My own community of Lax Kw’ Alaams and communities like it have no problem electing hereditary leaders. Every single individual I served with is a part of our hereditary system and held high-ranking titles and positions. We are striving to work more inclusively. We recognize that we are stronger together. The elected body holds land in trust so that no one individuals can take advantage of the lands by the sale of fee simple or status lands, which are tax exempt. When Manuel and Wickham call for civil unrest, they undermine the progress of their brothers and sisters.
Manuel and Wickham are supported by the likes of Franklin Lopez, a staple figure in the Canadian anti-authority far-left for years and founder of multimedia company sub.media. Over the years, he’s produced seditious films like Oil Pipelines Are Easy To Shut Down and How to Paralyze a Country. They and others were also inspired by Andreas Malm’s book How to Blow Up a Pipeline, which offered a set of instructions on how to do so. This is what some academics appear to embrace.
University of Toronto professor Chandni Desai recently published a paper in the Journal of Palestine Studies called “Indigenous Intifadas and Resurgent Solidarity from Turtle Island to Palestine”. The article likens the Wes’t suwet’en land sovereignty struggle to a series of Palestinian terror campaigns. Desai, who is neither Indigenous nor Palestinian, also teaches a course on so-called ‘anti-colonial resistance’ in Israel and Canada. This is a deliberate misconstrual of history that ought to be revised or not taught at all.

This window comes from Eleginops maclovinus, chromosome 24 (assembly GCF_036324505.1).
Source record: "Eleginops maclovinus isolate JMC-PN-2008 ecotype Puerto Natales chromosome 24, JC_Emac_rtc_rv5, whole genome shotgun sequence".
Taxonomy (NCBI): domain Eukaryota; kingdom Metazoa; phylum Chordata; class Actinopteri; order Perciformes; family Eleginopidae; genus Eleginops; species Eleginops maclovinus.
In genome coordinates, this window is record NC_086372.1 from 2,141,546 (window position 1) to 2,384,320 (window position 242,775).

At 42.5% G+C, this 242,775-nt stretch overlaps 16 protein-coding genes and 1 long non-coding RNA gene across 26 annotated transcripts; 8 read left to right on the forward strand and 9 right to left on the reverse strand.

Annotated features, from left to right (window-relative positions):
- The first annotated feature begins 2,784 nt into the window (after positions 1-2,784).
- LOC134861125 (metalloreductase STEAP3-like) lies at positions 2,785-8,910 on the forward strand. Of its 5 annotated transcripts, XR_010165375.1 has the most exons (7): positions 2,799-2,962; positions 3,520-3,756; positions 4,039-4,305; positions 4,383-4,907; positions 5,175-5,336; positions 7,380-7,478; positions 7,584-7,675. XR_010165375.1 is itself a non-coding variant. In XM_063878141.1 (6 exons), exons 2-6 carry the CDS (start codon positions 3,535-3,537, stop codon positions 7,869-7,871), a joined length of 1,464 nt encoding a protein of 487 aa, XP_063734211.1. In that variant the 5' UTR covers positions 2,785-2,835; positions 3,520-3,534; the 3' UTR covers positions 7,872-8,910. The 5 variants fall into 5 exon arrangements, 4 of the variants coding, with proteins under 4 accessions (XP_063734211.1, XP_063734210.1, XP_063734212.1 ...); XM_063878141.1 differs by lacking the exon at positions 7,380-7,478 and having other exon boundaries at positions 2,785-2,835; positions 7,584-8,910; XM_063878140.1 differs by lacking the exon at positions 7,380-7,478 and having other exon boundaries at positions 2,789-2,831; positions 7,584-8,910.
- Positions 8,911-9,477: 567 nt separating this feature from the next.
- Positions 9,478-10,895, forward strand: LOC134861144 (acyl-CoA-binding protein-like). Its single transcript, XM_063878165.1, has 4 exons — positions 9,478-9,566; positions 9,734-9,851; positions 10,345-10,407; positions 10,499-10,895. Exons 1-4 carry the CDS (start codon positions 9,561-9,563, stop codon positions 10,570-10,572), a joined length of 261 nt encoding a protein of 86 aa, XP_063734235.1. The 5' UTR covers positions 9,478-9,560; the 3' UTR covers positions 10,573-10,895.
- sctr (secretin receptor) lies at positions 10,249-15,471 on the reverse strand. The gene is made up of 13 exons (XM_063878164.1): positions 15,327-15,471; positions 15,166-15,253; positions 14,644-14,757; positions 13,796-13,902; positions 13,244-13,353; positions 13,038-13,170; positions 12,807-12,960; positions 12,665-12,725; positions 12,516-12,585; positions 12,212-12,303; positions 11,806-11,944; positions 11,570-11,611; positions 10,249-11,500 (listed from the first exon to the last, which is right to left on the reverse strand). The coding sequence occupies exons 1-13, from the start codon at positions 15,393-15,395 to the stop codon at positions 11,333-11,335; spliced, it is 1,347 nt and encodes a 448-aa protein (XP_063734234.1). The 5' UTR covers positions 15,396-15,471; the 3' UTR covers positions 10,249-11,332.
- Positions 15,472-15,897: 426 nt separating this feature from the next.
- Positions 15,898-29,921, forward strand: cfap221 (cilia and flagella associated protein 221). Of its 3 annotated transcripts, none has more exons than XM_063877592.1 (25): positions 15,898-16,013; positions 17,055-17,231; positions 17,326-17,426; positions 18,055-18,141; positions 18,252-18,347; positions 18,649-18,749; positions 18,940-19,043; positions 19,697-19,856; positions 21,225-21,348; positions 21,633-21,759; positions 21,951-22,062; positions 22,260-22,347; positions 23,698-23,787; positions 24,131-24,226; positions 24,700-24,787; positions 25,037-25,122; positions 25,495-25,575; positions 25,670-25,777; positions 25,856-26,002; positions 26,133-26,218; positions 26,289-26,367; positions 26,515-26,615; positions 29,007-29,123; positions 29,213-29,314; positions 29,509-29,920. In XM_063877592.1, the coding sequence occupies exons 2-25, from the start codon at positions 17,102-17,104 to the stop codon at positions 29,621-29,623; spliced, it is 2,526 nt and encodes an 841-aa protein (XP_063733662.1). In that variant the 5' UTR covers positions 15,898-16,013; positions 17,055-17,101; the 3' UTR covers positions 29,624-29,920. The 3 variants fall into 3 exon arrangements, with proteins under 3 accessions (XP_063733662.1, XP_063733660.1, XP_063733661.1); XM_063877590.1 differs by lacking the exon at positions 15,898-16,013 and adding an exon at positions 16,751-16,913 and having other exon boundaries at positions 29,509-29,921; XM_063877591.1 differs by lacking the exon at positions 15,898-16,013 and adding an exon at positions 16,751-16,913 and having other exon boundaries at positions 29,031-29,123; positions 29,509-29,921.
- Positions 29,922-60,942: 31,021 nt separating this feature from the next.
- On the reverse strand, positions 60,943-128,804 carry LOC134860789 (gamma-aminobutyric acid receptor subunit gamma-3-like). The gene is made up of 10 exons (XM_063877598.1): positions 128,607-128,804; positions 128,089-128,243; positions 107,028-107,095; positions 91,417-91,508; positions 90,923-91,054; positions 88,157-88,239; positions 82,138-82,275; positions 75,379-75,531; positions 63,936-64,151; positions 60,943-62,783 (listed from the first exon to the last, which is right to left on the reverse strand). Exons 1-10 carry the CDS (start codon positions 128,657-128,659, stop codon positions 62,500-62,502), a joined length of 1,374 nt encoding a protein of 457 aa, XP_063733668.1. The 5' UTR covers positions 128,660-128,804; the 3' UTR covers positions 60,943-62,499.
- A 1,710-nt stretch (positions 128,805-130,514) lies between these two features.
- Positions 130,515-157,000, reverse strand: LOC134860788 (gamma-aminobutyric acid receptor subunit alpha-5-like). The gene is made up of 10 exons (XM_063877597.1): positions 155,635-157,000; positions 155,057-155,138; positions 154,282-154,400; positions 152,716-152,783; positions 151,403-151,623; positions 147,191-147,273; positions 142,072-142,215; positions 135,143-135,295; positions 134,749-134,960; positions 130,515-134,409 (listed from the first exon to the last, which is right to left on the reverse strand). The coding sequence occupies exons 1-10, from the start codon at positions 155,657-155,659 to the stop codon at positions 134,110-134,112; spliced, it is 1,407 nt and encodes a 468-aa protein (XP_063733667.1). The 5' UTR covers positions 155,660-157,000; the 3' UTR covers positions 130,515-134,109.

Other notable academics like Wilfrid Laurier University Social Work Professor Jessica Hutchison and McMaster University’s CUPE Local 3906 asked their colleagues to show support for Palestinians after the mass murder of innocent Israelis, claiming Palestinians are righteously taking back their land.
Seriously? Israelis have 3,000 years of history on that land. The State of Israel, even with notable flaws, is one of the greatest examples of indigenous reclamation in the world. In fact, it is known they are indigenous to the lands since 1,200 BC, nearly two millennia before the Arab occupation of Syria and Palestine in the mid-600s (AD). The Jews have been there long before the Arabs and Muslims. Jerusalem is their capital and has been for three thousand years. The Jewish are not colonizers nor are they occupiers. Canadian professors and academic support staff need to get their history right.
The Israelis gave Gaza to the Palestinian people and left Gaza in 2005. There currently over two million Arabs living in Israel, the vast majority of whom are citizens who are entitled to the same legal rights as their Jewish neighbours. There are Arabs in the Israeli Defense Forces. Arab Israelis are also police officers, belong to political parties (including the United Arab List), and participate in governments as members of the Knesset. This is not to say that they face no discrimination, but Arabs in Israel arguably enjoy greater democratic and civil liberties than they do anywhere else in the region. By contrast, there are signs on the road to the Palestinian-controlled West Bank that warn Jewish people not to enter the area. Today, no Jewish people live in Gaza.
Comparing us to Palestinians robs both us and them of our respective histories. I cannot imagine living in a society where war is normalized in order to keep the peace against terrorism. It is unfathomable to me and does not give any one of us the right to compare First Nations’ experiences with those of the Palestinians – or any other subjugated peoples, for that matter. That is their story to tell.
Israelis have a right to defend themselves and Palestinians have a right to be liberated from Hamas – – a terrorist entity so consumed by hatred that it has no qualms about using Palestinian children and hospital patients as human shields. We can only hope for peace, resolve and unity. It’s not our place to project our own politics onto a conflict half a world away.
Chris Sankey is a former elected Councilor for Lax Kw’alaams Band, businessman and Senior Fellow for the Macdonald-Laurier Institute.